The effectiveness of selective serotonin reuptake inhibitors (SSRIs) in patients with major depressive disorder (MDD) is controversial.
The clinical outcomes of subjects with nonpsychotic MDD were reported and compared with the Sequenced Treatment Alternatives to Relieve Depression (STAR*D) study outcomes to provide guidance on the effectiveness of SSRIs.
Subjects were treated with citalopram/escitalopram for up to 8 weeks. Depression was measured using the Quick Inventory of Depressive Symptomatology—Clinician Rated (QIDS-C16) and the 17-item Hamilton Depression Rating Scale.
The group of subjects with at least 1 follow-up visit had a remission (QIDS-C16 ≤ 5) rate of 45.8% as well as a response (50% reduction in QIDS-C16) rate of 64.8%, and 79.9% achieved an improvement of 5 points or higher in QIDS-C16 score. The Pharmacogenomic Research Network Antidepressant Medication Pharmacogenomic Study subjects were more likely to achieve a response than STAR*D study subjects. After adjustment for demographic factors, the response rates were not significantly different. When reporting the adverse effect burden, 60.5% of the subjects reported no impairment, 31.7% reported a minimal-to-mild impairment, and 7.8% reported a moderate-to-severe burden at the 4-week visit.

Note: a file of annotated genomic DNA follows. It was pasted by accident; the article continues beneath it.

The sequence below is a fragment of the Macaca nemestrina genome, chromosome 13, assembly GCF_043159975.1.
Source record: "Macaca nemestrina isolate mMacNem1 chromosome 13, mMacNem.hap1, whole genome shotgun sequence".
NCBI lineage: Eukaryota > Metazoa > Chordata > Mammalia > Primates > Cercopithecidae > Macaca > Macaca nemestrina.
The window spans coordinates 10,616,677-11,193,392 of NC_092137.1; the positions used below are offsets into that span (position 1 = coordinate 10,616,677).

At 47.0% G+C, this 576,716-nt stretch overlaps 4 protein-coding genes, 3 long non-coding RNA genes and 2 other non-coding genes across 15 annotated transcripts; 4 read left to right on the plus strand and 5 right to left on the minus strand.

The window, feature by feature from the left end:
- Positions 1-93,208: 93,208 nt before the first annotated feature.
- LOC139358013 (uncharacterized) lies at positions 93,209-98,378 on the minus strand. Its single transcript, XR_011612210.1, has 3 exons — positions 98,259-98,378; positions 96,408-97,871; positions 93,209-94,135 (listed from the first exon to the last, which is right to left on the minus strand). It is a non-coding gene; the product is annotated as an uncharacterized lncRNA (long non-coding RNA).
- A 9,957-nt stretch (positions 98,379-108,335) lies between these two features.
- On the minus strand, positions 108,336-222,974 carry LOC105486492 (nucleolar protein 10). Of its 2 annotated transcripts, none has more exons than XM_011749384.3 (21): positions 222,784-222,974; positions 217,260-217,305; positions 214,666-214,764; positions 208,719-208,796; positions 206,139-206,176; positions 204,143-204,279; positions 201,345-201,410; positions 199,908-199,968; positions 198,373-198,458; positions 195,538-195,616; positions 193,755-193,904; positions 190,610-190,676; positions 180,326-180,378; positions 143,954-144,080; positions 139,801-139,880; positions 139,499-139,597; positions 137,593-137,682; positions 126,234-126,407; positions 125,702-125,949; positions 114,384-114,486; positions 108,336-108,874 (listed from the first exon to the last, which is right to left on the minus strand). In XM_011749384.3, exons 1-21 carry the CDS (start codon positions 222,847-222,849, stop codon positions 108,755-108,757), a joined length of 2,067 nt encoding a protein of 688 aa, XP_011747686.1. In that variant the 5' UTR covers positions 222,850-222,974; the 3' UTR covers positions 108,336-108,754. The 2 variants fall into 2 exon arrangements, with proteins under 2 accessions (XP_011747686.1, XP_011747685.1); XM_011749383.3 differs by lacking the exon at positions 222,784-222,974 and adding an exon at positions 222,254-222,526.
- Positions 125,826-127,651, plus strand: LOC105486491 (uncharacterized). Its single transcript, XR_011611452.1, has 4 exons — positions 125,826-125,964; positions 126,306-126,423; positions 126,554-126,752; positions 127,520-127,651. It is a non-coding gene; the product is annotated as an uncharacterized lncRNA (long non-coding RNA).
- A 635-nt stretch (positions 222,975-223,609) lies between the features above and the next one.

Patients contemplating initiating an SSRI to treat their MDD can anticipate a high probability of symptom improvement (79.9%) with a low probability that their symptoms will become worse. Patients with lower baseline severity have a higher probability of achieving remission. The Pharmacogenomic Research Network Antidepressant Medication Pharmacogenomic Study replicates many findings of the first phase of the STAR*D study after controlling for the differences between the studies.